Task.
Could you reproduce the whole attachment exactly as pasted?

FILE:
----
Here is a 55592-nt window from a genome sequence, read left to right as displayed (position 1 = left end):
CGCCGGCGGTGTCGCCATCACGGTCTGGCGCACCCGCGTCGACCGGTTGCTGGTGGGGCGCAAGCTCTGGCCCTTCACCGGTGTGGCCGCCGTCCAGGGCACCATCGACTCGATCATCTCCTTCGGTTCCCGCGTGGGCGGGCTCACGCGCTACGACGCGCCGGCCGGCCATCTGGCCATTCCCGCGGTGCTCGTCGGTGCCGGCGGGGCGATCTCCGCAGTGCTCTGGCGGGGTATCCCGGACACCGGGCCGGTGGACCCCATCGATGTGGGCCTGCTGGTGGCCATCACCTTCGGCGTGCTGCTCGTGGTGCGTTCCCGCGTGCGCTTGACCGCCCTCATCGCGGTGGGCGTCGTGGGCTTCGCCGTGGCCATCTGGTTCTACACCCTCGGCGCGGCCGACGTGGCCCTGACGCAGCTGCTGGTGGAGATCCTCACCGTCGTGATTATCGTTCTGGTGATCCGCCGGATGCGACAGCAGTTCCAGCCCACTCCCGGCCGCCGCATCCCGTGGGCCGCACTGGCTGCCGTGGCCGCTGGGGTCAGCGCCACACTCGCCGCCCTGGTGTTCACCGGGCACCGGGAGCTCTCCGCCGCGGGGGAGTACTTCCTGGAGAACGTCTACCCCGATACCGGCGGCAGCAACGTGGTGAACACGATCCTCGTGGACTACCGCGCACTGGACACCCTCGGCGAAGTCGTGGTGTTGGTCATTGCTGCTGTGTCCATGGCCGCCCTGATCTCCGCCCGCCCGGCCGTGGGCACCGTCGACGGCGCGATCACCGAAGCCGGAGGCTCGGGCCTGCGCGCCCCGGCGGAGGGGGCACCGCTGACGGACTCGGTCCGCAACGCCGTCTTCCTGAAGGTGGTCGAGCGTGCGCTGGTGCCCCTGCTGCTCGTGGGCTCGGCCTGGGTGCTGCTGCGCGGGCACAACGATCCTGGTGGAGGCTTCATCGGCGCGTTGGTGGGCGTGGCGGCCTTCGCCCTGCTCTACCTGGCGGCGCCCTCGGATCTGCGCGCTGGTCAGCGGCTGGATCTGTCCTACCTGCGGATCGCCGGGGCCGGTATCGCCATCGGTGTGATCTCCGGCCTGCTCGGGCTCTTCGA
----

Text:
Here is a 55592-nt window from a genome sequence, read left to right as displayed (position 1 = left end):
CGCCGGCGGTGTCGCCATCACGGTCTGGCGCACCCGCGTCGACCGGTTGCTGGTGGGGCGCAAGCTCTGGCCCTTCACCGGTGTGGCCGCCGTCCAGGGCACCATCGACTCGATCATCTCCTTCGGTTCCCGCGTGGGCGGGCTCACGCGCTACGACGCGCCGGCCGGCCATCTGGCCATTCCCGCGGTGCTCGTCGGTGCCGGCGGGGCGATCTCCGCAGTGCTCTGGCGGGGTATCCCGGACACCGGGCCGGTGGACCCCATCGATGTGGGCCTGCTGGTGGCCATCACCTTCGGCGTGCTGCTCGTGGTGCGTTCCCGCGTGCGCTTGACCGCCCTCATCGCGGTGGGCGTCGTGGGCTTCGCCGTGGCCATCTGGTTCTACACCCTCGGCGCGGCCGACGTGGCCCTGACGCAGCTGCTGGTGGAGATCCTCACCGTCGTGATTATCGTTCTGGTGATCCGCCGGATGCGACAGCAGTTCCAGCCCACTCCCGGCCGCCGCATCCCGTGGGCCGCACTGGCTGCCGTGGCCGCTGGGGTCAGCGCCACACTCGCCGCCCTGGTGTTCACCGGGCACCGGGAGCTCTCCGCCGCGGGGGAGTACTTCCTGGAGAACGTCTACCCCGATACCGGCGGCAGCAACGTGGTGAACACGATCCTCGTGGACTACCGCGCACTGGACACCCTCGGCGAAGTCGTGGTGTTGGTCATTGCTGCTGTGTCCATGGCCGCCCTGATCTCCGCCCGCCCGGCCGTGGGCACCGTCGACGGCGCGATCACCGAAGCCGGAGGCTCGGGCCTGCGCGCCCCGGCGGAGGGGGCACCGCTGACGGACTCGGTCCGCAACGCCGTCTTCCTGAAGGTGGTCGAGCGTGCGCTGGTGCCCCTGCTGCTCGTGGGCTCGGCCTGGGTGCTGCTGCGCGGGCACAACGATCCTGGTGGAGGCTTCATCGGCGCGTTGGTGGGCGTGGCGGCCTTCGCCCTGCTCTACCTGGCGGCGCCCTCGGATCTGCGCGCTGGTCAGCGGCTGGATCTGTCCTACCTGCGGATCGCCGGGGCCGGTATCGCCATCGGTGTGATCTCCGGCCTGCTCGGGCTCTTCGA